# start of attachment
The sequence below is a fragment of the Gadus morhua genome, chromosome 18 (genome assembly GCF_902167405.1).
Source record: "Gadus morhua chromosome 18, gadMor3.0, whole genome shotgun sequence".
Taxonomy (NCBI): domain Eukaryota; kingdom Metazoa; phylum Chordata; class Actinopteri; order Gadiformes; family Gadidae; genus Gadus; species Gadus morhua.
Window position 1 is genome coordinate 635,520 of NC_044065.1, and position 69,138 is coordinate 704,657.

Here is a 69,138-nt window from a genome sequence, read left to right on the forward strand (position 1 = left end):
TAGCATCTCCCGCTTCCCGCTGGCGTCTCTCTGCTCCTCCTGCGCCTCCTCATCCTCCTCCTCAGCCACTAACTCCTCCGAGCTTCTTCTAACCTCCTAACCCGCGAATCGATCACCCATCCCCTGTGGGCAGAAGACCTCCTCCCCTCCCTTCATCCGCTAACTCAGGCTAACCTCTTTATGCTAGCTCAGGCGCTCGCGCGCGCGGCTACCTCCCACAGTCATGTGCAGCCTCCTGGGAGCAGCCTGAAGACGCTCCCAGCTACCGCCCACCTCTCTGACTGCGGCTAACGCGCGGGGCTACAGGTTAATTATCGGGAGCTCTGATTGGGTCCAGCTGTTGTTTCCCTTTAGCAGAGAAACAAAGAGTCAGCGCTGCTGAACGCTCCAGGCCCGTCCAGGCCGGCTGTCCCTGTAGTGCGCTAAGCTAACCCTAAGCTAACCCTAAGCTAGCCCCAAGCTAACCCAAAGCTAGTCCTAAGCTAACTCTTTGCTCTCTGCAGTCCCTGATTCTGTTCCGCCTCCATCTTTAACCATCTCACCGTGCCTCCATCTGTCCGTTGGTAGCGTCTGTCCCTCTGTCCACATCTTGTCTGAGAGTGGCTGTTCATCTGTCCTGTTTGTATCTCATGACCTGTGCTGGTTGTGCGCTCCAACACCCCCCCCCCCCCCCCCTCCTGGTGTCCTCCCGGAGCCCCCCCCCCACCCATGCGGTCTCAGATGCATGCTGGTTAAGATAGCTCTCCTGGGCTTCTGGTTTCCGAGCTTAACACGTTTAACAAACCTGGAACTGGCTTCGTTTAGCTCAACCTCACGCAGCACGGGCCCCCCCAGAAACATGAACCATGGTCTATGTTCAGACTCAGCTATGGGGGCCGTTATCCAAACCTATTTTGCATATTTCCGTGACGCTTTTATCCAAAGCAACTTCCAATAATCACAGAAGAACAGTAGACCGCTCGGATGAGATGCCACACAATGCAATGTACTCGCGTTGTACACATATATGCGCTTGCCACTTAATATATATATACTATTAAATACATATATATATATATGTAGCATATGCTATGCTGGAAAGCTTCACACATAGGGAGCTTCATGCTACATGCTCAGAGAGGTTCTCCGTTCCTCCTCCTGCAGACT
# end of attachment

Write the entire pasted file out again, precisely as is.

The sequence below is a fragment of the Gadus morhua genome, chromosome 18 (genome assembly GCF_902167405.1).
Source record: "Gadus morhua chromosome 18, gadMor3.0, whole genome shotgun sequence".
Taxonomy (NCBI): domain Eukaryota; kingdom Metazoa; phylum Chordata; class Actinopteri; order Gadiformes; family Gadidae; genus Gadus; species Gadus morhua.
Window position 1 is genome coordinate 635,520 of NC_044065.1, and position 69,138 is coordinate 704,657.

Here is a 69,138-nt window from a genome sequence, read left to right on the forward strand (position 1 = left end):
TAGCATCTCCCGCTTCCCGCTGGCGTCTCTCTGCTCCTCCTGCGCCTCCTCATCCTCCTCCTCAGCCACTAACTCCTCCGAGCTTCTTCTAACCTCCTAACCCGCGAATCGATCACCCATCCCCTGTGGGCAGAAGACCTCCTCCCCTCCCTTCATCCGCTAACTCAGGCTAACCTCTTTATGCTAGCTCAGGCGCTCGCGCGCGCGGCTACCTCCCACAGTCATGTGCAGCCTCCTGGGAGCAGCCTGAAGACGCTCCCAGCTACCGCCCACCTCTCTGACTGCGGCTAACGCGCGGGGCTACAGGTTAATTATCGGGAGCTCTGATTGGGTCCAGCTGTTGTTTCCCTTTAGCAGAGAAACAAAGAGTCAGCGCTGCTGAACGCTCCAGGCCCGTCCAGGCCGGCTGTCCCTGTAGTGCGCTAAGCTAACCCTAAGCTAACCCTAAGCTAGCCCCAAGCTAACCCAAAGCTAGTCCTAAGCTAACTCTTTGCTCTCTGCAGTCCCTGATTCTGTTCCGCCTCCATCTTTAACCATCTCACCGTGCCTCCATCTGTCCGTTGGTAGCGTCTGTCCCTCTGTCCACATCTTGTCTGAGAGTGGCTGTTCATCTGTCCTGTTTGTATCTCATGACCTGTGCTGGTTGTGCGCTCCAACACCCCCCCCCCCCCCCCCTCCTGGTGTCCTCCCGGAGCCCCCCCCCCACCCATGCGGTCTCAGATGCATGCTGGTTAAGATAGCTCTCCTGGGCTTCTGGTTTCCGAGCTTAACACGTTTAACAAACCTGGAACTGGCTTCGTTTAGCTCAACCTCACGCAGCACGGGCCCCCCCAGAAACATGAACCATGGTCTATGTTCAGACTCAGCTATGGGGGCCGTTATCCAAACCTATTTTGCATATTTCCGTGACGCTTTTATCCAAAGCAACTTCCAATAATCACAGAAGAACAGTAGACCGCTCGGATGAGATGCCACACAATGCAATGTACTCGCGTTGTACACATATATGCGCTTGCCACTTAATATATATATACTATTAAATACATATATATATATATGTAGCATATGCTATGCTGGAAAGCTTCACACATAGGGAGCTTCATGCTACATGCTCAGAGAGGTTCTCCGTTCCTCCTCCTGCAGACT